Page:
In the not too distant past, a lonely orphan girl goes on the adventure of a lifetime one night when she’s plucked out of her bed by The BFG (Big Friendly Giant) and brought to his home in Giant Country. Not really a prisoner but not quite allowed to leave, the headstrong Sophie clashes at first with her towering friend. As she comes to know him better she recognizes the loneliness of this outsider as reminiscent of her own life and sets about to help him out from under the thumb of nearby giant bullies. Pretty soon there’s a trip to Buckingham Palace and a finale involving the Royal National Guard, with Sophie and The BFG bonding over dreams, sadness, and wishes for the future.

All of this is right up Spielberg’s alley and reteaming with the late Melissa Mathison on her final script, Dahl’s world is recreated from the ground up in a faithful adaptation. While other Dahl works like Charlie and the Chocolate Factory and The Witches have had memorable their trips to the big screen, The BFG feels the most like it sprung from Dahl’s brain fully-formed. And that’s where there’s some trouble.

Dahl’s books are lovingly bonkers escapades with numerous tangential diversions along the way, almost feeling like curated episodes than one streamlined work. The BFG has several of these that don’t quite land the way I think Spielberg or Mathison (or Dahl for that matter) intended. Each moment of the film is beautifully shot by Janusz Kaminski (The Judge), gorgeously scored by John Williams (Star Wars: Episode VII – The Force Awakens) and skillfully designed by Rick Carter (Jurassic Park)  but the middle of the film seriously drags and it winds up a solid 20 minutes too long. Though the trip to meet the Queen (Penelope Wilton, The French Lieutenant’s Woman) is a nice lark, it goes on for an eternity as Sophie and The BFG have a spot of tea with Her Royal Highness before an extended sequence of fart jokes.

The whole thing is perhaps too sophisticated for its target audience and likely should be marketed more to adults than young children who will tire quickly of the talky nature of the piece. When Spielberg does give us something substantive, such as a knockout sequence where Sophie and The BFG catch firefly-like dreams, it can feel too heavy-handed and repetitive.

I’m not sure if any other actors were considered for the titular role but it’s hard to imagine anyone playing it quite like Rylance has. While the performance may be motion-captured, Rylance brings a special magic to the part, uniting the actor with technology to fairly stunning results. Many have felt that motion-capture performances should be recognized by the Oscars and you can be sure Rylance’s work here will be cited as an example of why.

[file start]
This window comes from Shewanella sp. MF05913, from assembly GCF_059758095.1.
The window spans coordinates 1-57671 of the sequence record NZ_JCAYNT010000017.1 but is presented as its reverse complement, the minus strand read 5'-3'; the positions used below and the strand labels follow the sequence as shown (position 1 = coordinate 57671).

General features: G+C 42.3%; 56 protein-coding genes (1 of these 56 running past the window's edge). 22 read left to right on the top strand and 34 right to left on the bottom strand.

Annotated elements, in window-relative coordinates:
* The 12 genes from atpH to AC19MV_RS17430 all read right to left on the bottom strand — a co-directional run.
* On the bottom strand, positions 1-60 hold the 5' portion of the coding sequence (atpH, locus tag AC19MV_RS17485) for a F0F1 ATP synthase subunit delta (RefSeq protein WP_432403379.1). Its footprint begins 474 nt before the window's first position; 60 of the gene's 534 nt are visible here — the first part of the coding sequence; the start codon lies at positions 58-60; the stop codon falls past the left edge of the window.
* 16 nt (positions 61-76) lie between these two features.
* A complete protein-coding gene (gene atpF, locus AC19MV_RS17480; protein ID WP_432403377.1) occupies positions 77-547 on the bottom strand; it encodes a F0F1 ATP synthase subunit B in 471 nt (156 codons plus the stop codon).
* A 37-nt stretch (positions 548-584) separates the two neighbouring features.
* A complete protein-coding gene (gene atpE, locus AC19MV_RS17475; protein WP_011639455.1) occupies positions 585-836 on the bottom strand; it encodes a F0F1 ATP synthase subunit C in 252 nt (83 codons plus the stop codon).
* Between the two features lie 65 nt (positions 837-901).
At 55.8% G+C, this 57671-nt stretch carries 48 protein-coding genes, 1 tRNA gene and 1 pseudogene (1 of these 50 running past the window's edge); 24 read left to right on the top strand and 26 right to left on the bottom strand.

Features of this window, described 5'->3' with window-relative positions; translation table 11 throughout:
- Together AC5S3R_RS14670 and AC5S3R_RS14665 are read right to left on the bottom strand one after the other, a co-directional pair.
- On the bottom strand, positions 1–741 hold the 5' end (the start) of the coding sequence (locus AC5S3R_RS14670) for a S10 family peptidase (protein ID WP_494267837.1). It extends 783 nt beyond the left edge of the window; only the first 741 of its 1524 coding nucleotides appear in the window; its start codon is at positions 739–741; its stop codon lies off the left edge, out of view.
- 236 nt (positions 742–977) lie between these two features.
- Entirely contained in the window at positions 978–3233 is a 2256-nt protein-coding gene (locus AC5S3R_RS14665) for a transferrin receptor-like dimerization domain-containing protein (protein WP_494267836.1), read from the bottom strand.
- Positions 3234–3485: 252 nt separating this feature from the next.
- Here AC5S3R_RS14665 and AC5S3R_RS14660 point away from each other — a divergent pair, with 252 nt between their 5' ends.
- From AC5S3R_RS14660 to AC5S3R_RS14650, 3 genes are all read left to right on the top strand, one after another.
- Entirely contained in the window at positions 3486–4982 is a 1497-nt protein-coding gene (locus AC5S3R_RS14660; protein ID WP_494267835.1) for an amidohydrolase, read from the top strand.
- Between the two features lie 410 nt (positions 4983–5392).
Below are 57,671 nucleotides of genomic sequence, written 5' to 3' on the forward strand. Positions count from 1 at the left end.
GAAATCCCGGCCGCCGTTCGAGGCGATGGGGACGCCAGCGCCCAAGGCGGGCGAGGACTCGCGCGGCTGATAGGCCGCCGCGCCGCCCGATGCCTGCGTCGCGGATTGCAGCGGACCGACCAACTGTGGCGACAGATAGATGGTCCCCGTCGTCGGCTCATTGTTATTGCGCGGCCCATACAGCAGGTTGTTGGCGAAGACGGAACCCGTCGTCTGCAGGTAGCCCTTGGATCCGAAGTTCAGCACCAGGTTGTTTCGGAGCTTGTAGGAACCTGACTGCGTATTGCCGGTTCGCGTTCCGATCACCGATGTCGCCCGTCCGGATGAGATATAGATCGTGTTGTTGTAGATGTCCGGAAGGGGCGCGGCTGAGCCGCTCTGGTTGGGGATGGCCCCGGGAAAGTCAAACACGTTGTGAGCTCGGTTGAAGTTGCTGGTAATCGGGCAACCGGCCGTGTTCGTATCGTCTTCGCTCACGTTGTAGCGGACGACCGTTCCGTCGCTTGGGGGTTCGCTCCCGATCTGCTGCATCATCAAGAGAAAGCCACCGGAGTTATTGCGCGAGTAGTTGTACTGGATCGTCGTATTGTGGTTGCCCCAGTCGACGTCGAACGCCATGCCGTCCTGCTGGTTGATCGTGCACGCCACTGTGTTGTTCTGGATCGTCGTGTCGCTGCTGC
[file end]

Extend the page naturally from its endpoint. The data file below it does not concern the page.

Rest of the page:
Newcomer Ruby Barnhill is a real find, believably navigating a range of emotions that suggests a promising career as she matures. Wilton is a hoot as the Queen while Jemaine Clement (Men in Black 3) voices The BFG’s tormentor with a nice mixture of weirdness and humor. I’m not quite sure what Rebecca Hall (Closed Circuit) and Rafe Spall (Prometheus) are doing here, with their characters feeling exceedingly extraneous to the proceedings. Hall and Spall (hey, that rhymes) are pleasant actors but they seem to know they’re little more than human-sized props.

Any chance for Spielberg to make us feel like a kid again is a worthy experience in my book. While not on par with the best of the director’s works from the past, The BFG is a reminder of how good a storyteller he is when working with material that’s personal for him. I just wish he hadn’t been quite so precious with Dahl’s source material, I think even Dahl would say there’s opportunity to trim it down without losing any heart.

The Silver Bullet ~ The BFG

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Synopsis: The imaginative story of a young girl and the Giant who introduces her to the wonders and perils of Giant Country.

Release Date:  July 1, 2016

Thoughts: The works of Roald Dahl have found their way to the screen over the years, from a 70s take on Charlie and the Chocolate Factory (and Tim Burton’s unwise remake thirty years later) to a splendid retelling of The Witches. Dahl even wrote the screenplay to You Only Live Twice, one of James Bond flicks that took major flights of fancy.  Now comes The BFG, Dahl’s celebrated tale of an orphan girl and the Giant she befriends.  The Disney production reunites E.T.’s director (Steven Spielberg, JAWS) and writer (the late Melissa Mathison) so you know it will have its heart in the right place. This nice teaser trailer creates some interest…but I’ll be interested to see the blending of live-action and CGI that will bring Dahl’s novel to life.

Movie Review ~ Jurassic World

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The Facts: